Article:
Tag Archives: Peeta Mellark

Misunderstanding Katniss’ Choice

The Hunger Games Catching Fire Chariot

Initially I was not going to write a response to an article I read on NPR, but then I ran into it for a second time and have decided I need to get it off my chest. The article, What if Katniss Didn’t Have to Choose Between Peeta and Gale, is actually in response to another article that was on NPR What Really Makes Katniss Stand Out? Peeta, Her Movie Girlfriend.

Now the first article is not terrible, but I do think it over-simplifies the characters of Katniss, Peeta, and Gale to make its point. Not to mention the fact that by focusing on the idea of a love triangle (which I do not agree with it as a love triangle in the first place), they are missing the point of the complexity of the situation and the characters. They do make a good point in the fact that the gender roles are played with a lot, especially with Katniss, Gale, and Peeta. At the same time saying that choosing between Gale and Peeta is Katniss choosing between playing the “Movie Girlfriend” and “Movie Boyfriend” I think almost plays into the stereotypes that they are saying to break.

The next article builds off of this premise and takes the ideas even further. So it is already starting on somewhat shaky ground and then begins to feel like they are using this more to further their own point than any actual analysis. I know that these are fictional characters, but reducing Katniss down to just her relationship with these two guys really bothers me. This is just one of a few problems I have with the article. The article itself is talking about the positives of polyamorous relationships and using the Katniss, Gale, Peeta relationship to say that Katniss can be with both Gale and Peeta. Now I am not going to discuss the good or bad of polyamorous relationships, but instead I have a problem with the basis of their argument. Continue reading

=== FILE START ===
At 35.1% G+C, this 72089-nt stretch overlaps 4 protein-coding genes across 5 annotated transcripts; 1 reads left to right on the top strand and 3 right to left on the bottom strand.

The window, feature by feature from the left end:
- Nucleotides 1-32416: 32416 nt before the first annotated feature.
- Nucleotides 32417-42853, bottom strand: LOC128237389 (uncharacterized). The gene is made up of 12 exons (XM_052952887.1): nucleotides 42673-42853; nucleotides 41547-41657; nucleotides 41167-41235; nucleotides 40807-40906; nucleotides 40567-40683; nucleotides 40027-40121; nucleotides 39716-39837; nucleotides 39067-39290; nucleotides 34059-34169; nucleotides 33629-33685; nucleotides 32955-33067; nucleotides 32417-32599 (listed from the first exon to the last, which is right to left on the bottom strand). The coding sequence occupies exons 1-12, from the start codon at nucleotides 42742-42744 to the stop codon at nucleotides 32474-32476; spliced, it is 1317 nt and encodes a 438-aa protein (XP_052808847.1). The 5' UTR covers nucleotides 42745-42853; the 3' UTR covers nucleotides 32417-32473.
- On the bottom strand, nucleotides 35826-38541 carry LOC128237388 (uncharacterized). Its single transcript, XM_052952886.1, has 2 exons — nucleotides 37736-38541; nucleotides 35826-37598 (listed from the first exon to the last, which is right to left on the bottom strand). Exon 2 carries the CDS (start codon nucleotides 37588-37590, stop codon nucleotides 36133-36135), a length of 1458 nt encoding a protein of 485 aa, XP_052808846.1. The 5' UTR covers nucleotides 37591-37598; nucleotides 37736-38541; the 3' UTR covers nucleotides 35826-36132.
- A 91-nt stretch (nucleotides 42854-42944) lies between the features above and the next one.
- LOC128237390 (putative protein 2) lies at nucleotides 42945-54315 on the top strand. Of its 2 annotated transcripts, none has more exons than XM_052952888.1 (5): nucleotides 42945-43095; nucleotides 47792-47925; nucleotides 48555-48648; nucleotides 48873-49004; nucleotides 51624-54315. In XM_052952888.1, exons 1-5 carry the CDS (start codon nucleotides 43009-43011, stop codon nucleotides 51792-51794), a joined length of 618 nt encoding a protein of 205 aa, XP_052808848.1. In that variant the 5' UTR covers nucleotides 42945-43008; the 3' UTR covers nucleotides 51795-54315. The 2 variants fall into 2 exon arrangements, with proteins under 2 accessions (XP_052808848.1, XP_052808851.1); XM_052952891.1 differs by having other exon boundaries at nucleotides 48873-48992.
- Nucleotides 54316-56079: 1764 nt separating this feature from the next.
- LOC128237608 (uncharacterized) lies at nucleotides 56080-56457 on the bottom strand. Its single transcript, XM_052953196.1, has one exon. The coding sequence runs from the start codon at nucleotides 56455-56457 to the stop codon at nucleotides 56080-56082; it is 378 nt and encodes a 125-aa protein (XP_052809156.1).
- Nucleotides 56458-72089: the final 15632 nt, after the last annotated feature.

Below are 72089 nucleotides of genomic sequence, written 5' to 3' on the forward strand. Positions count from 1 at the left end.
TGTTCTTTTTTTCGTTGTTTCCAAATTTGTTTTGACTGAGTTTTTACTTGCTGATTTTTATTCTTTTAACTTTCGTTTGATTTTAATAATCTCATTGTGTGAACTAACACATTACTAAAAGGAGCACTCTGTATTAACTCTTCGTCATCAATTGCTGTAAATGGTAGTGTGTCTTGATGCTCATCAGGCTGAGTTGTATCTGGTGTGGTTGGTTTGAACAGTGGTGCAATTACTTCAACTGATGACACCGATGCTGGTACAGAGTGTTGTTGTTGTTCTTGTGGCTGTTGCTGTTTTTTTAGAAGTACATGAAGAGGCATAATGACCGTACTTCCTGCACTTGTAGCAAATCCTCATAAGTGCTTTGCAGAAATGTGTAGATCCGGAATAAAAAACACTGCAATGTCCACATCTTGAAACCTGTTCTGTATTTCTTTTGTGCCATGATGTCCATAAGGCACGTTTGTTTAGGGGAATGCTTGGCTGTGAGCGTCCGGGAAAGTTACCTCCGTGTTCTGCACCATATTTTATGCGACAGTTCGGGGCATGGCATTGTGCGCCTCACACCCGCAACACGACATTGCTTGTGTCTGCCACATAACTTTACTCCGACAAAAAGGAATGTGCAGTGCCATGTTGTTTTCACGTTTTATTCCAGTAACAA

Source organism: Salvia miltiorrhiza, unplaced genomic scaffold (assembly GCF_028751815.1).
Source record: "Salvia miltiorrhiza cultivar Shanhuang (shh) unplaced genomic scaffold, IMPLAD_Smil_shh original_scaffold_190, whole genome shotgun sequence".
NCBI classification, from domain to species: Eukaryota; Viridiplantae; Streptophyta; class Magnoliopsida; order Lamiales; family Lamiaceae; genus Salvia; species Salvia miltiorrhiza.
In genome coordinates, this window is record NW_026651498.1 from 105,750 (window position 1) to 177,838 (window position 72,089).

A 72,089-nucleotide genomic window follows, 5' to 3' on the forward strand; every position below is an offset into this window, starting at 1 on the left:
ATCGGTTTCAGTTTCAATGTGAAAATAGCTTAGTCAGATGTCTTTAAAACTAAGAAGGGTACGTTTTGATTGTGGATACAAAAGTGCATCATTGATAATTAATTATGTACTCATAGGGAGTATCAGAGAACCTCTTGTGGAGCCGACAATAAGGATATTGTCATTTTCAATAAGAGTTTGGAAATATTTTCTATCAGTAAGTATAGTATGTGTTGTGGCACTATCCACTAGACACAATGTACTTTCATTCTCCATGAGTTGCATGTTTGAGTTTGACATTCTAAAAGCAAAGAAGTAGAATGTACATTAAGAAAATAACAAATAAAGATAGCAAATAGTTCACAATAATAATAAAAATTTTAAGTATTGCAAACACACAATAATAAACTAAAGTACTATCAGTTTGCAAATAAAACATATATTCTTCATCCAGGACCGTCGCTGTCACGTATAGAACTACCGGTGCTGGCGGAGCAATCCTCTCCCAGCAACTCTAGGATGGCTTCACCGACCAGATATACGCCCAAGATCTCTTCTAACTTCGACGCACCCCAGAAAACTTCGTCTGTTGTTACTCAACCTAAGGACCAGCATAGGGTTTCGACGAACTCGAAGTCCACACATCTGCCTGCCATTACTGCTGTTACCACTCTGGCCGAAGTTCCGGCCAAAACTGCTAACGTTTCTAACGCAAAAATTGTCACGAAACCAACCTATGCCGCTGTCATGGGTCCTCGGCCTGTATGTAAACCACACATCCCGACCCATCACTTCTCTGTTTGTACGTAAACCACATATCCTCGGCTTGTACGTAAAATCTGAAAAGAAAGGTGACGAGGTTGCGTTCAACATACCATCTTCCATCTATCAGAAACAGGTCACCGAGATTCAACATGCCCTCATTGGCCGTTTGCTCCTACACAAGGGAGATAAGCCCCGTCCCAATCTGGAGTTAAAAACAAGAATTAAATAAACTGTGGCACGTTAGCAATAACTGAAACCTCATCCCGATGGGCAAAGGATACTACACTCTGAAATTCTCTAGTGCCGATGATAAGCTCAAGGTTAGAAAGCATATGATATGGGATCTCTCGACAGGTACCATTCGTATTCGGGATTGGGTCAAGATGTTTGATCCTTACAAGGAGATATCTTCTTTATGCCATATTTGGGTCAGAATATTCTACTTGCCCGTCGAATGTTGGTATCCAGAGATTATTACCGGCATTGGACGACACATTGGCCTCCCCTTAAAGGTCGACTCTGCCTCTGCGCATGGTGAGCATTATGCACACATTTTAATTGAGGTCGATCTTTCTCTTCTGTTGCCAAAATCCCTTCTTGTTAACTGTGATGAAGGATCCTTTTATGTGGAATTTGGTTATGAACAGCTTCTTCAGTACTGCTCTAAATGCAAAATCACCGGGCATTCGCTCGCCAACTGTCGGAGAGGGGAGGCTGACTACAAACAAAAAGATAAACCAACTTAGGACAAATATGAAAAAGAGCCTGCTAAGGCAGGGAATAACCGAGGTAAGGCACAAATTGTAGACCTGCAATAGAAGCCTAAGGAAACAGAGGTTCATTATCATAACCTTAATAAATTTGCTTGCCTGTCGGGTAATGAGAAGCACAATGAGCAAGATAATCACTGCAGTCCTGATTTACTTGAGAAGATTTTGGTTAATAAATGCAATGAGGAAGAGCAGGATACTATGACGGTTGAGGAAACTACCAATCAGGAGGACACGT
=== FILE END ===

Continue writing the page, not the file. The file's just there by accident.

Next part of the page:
Hunger Games: Catching Fire, a Litflix

The Hunger Games: Catching Fire Portraits

David and I finally went and saw The Hunger Games: Catching Fire this week. I have been waiting with anticipation, but was not in the mood to see it with a bunch of teenagers and things have been pretty crazy for us. So we went and saw it yesterday and the movie does not disappoint. I am here to look at how the book compares to the movie and the similarities and differences between the two. This is another area that does not disappoint.

I love The Hunger Games Trilogy when I first read the books I did over one week, and I read the books again recently and did it in about the same amount of time. The first book is good, but it is a general introduction to the world and Katniss. By the second book we are invested in these characters and want to see them well off. So as things just keep going bad it can be difficult to watch them go through all of these events, so you have to keep turning the page. The movie does the same thing it draws you in willing you forward along with the characters that you have been introduced to. Following along through every high and every low, in which there are so many. (Spoilers for Catching Fire after the jump.)

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Katniss Everdeen: The Girl on Fire, A Character Study


In my opinion Katniss is an amazing and complex character. I loved reading the Hunger Games Trilogy because of her. Following along as she volunteers to take the place of her sister, fights in the games, and the roller-coaster of the after effects. The life in the districts is not pretty to begin with. Many people end up dying of starvation, cold, or worse depending on the industry they work in and how desperate they get. The book does a good job of painting the dire picture that the citizens in the district live in and contrast it with the decadence of the Capital. We see this world through the eyes and thoughts of Katniss Everdeen.

Katniss is a girl who at a young age had to figure out how to help her family survive. Her father had taught her to hunt, but when he died her mother went catatonic for a time leaving Katniss to take care of her and Prim. She is someone who only has time to think about the survival of her family. As the various games are played out around her various aspects of her personality and we find that even with her harsh exterior she has a soft spot. She is a survivor, but she is also a protector she cannot stand for others to suffer especially when she is the cause. Unless it is to protect other people and is a necessary action to do so. (Spoilers for the Hunger Games Trilogy to follow). Continue reading